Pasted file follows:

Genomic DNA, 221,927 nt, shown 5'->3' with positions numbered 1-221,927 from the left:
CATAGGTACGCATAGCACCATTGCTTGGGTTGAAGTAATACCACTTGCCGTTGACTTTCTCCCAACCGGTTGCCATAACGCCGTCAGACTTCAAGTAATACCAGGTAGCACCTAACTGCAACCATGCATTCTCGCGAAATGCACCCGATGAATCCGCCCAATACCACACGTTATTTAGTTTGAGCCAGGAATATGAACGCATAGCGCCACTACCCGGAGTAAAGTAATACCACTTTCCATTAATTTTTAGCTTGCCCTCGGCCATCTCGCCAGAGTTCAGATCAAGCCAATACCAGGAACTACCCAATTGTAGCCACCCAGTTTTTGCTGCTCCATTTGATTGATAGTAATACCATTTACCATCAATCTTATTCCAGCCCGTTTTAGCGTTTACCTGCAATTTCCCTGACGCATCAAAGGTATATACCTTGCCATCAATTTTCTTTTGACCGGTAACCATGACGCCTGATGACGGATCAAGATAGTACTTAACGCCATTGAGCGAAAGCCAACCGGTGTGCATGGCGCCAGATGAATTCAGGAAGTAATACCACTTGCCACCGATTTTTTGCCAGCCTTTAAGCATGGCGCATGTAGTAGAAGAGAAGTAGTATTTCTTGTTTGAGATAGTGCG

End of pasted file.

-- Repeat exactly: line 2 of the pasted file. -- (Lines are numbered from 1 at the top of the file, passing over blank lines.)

CATAGGTACGCATAGCACCATTGCTTGGGTTGAAGTAATACCACTTGCCGTTGACTTTCTCCCAACCGGTTGCCATAACGCCGTCAGACTTCAAGTAATACCAGGTAGCACCTAACTGCAACCATGCATTCTCGCGAAATGCACCCGATGAATCCGCCCAATACCACACGTTATTTAGTTTGAGCCAGGAATATGAACGCATAGCGCCACTACCCGGAGTAAAGTAATACCACTTTCCATTAATTTTTAGCTTGCCCTCGGCCATCTCGCCAGAGTTCAGATCAAGCCAATACCAGGAACTACCCAATTGTAGCCACCCAGTTTTTGCTGCTCCATTTGATTGATAGTAATACCATTTACCATCAATCTTATTCCAGCCCGTTTTAGCGTTTACCTGCAATTTCCCTGACGCATCAAAGGTATATACCTTGCCATCAATTTTCTTTTGACCGGTAACCATGACGCCTGATGACGGATCAAGATAGTACTTAACGCCATTGAGCGAAAGCCAACCGGTGTGCATGGCGCCAGATGAATTCAGGAAGTAATACCACTTGCCACCGATTTTTTGCCAGCCTTTAAGCATGGCGCATGTAGTAGAAGAGAAGTAGTATTTCTTGTTTGAGATAGTGCG